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Cries of Joy, Songs of SorrowChinese Pop Music and Its Cultural Connotations$
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Marc L. Moskowitz

Print publication date: 2009

Print ISBN-13: 9780824833695

Published to Hawaii Scholarship Online: November 2016

DOI: 10.21313/hawaii/9780824833695.001.0001

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Mandopop Under Siege

Mandopop Under Siege

Culturally Bound Criticisms of Taiwan’s Pop Music

Chapter:
(p.102) Chapter 7 Mandopop Under Siege
Source:
Cries of Joy, Songs of Sorrow
Author(s):

Marc L. Moskowitz

Publisher:
University of Hawai'i Press
DOI:10.21313/hawaii/9780824833695.003.0007

This chapter examines the cultural biases embedded in critiques of Mandopop. In the 1980s and early 1990s, Taiwan's popular music swept across China. Many in the PRC government reacted to the values embedded in Taiwan's lyrics with mistrust and disdain, expressing a fear that Taiwan and Hong Kong's cultural incursion would result in the PRC's loss of national identity. In Taiwan, people complained of Mandopop's fast pace and changing nature and linked this to similar trends in Taiwan's society. More recently, several Taiwanese scholars have critiqued Mandopop for promoting patriarchal gender roles, and English-language publications complain of a lack of individualism in that songs are produced in teams of composers, lyricists, and performers. The chapter examines the cultural contexts of these critiques in order to obtain a better understanding of what is, after all, the most popular Chinese-language music in the world.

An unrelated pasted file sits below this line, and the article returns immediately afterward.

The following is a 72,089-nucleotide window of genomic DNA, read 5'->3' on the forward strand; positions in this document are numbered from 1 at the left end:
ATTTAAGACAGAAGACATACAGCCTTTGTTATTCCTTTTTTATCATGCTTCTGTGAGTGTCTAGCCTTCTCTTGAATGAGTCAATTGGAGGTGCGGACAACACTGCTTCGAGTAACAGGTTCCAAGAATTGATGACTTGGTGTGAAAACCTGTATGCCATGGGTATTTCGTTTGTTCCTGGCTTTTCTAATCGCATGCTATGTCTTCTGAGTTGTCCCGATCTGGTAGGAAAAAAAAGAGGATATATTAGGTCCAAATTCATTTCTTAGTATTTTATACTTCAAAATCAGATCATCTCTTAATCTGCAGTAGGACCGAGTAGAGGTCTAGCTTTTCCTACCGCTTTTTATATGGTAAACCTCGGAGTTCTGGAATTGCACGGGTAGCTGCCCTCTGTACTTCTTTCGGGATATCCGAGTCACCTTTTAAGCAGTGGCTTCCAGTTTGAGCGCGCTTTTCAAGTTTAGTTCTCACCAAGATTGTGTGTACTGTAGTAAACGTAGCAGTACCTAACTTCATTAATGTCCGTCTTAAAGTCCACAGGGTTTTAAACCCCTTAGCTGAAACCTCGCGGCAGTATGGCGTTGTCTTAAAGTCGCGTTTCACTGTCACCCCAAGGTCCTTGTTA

Keywords:   cultural bias, Mandopop, Mandarin Chinese pop music, popular music, Taiwan, China

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